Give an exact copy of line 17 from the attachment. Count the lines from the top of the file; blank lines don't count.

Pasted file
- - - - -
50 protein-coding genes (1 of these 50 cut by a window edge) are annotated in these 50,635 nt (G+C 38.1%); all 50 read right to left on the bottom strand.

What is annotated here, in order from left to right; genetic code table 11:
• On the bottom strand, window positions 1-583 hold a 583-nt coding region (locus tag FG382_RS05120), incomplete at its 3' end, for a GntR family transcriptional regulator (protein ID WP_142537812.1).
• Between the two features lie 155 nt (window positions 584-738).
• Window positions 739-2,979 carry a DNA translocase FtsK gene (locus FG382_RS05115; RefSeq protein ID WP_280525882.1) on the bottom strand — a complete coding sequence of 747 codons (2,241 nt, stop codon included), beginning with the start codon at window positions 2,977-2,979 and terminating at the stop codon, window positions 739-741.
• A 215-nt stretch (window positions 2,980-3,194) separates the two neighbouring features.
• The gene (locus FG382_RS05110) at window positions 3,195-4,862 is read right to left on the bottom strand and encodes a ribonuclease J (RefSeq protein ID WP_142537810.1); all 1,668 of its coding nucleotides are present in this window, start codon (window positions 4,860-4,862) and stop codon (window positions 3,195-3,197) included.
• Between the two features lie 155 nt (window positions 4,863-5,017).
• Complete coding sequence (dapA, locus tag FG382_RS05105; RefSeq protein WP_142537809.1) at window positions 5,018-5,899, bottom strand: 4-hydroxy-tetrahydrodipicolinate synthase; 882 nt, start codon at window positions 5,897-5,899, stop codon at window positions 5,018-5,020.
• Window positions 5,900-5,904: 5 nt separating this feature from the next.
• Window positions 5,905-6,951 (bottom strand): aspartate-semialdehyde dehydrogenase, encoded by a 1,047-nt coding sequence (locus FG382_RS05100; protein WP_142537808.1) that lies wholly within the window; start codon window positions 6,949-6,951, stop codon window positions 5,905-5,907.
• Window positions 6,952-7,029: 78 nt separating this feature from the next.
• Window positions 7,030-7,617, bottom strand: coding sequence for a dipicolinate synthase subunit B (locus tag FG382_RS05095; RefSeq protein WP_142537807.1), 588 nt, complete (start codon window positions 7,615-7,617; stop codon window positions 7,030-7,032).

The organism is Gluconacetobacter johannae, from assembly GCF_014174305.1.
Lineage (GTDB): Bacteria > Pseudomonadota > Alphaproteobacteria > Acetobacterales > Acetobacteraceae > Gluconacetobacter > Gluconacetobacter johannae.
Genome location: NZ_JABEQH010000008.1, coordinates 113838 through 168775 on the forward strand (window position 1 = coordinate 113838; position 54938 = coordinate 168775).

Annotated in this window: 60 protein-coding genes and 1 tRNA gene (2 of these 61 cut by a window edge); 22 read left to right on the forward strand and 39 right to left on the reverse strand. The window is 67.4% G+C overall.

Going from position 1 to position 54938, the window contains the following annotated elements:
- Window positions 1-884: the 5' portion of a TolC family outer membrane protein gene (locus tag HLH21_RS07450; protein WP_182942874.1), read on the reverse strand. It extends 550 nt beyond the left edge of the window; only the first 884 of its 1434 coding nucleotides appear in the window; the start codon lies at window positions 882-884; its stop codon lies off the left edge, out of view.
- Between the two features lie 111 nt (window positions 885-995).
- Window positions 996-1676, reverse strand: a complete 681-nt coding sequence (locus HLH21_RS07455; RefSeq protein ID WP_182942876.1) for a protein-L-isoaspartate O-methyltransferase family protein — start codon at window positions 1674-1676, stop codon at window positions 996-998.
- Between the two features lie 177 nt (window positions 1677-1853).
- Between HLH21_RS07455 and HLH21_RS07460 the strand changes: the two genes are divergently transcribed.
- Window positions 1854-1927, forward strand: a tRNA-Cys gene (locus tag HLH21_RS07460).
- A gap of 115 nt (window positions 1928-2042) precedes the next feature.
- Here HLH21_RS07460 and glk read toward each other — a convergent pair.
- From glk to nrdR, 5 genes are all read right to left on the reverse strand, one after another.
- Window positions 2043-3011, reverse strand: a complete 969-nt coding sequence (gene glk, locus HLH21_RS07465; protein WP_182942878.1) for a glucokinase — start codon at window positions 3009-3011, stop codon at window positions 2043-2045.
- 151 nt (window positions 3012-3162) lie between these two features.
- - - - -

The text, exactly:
Annotated in this window: 60 protein-coding genes and 1 tRNA gene (2 of these 61 cut by a window edge); 22 read left to right on the forward strand and 39 right to left on the reverse strand. The window is 67.4% G+C overall.